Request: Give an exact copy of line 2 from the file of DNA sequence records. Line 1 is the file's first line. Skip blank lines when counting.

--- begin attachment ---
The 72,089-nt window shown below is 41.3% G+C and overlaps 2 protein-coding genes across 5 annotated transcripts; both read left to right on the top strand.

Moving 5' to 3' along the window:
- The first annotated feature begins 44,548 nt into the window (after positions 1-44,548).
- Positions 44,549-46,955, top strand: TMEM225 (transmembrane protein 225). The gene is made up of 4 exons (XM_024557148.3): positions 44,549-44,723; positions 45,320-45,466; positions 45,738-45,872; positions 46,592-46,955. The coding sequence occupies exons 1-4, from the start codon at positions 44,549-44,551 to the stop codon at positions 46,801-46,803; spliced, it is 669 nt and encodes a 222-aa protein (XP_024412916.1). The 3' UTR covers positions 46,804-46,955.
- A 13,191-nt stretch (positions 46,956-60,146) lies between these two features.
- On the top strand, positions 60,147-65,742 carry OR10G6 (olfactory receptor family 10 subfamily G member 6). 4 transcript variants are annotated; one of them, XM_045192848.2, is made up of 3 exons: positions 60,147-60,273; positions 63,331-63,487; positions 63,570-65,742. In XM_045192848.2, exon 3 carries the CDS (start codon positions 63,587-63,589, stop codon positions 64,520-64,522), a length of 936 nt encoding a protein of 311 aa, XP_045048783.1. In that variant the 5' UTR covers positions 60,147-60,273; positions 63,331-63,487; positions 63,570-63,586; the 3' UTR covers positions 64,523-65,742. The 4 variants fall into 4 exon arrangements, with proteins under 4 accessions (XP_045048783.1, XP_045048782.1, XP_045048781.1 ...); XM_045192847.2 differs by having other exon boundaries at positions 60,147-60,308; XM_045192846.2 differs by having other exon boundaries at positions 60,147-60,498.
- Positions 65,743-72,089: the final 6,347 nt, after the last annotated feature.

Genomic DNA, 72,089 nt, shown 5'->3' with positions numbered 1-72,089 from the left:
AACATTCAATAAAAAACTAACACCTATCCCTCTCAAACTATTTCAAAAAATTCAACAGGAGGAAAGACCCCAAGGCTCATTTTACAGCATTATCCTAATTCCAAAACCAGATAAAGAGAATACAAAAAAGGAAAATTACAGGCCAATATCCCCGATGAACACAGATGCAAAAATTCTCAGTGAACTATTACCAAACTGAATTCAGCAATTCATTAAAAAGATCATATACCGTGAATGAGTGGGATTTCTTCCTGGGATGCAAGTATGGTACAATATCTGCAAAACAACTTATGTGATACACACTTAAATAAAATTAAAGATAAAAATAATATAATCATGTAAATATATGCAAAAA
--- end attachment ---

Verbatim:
Moving 5' to 3' along the window: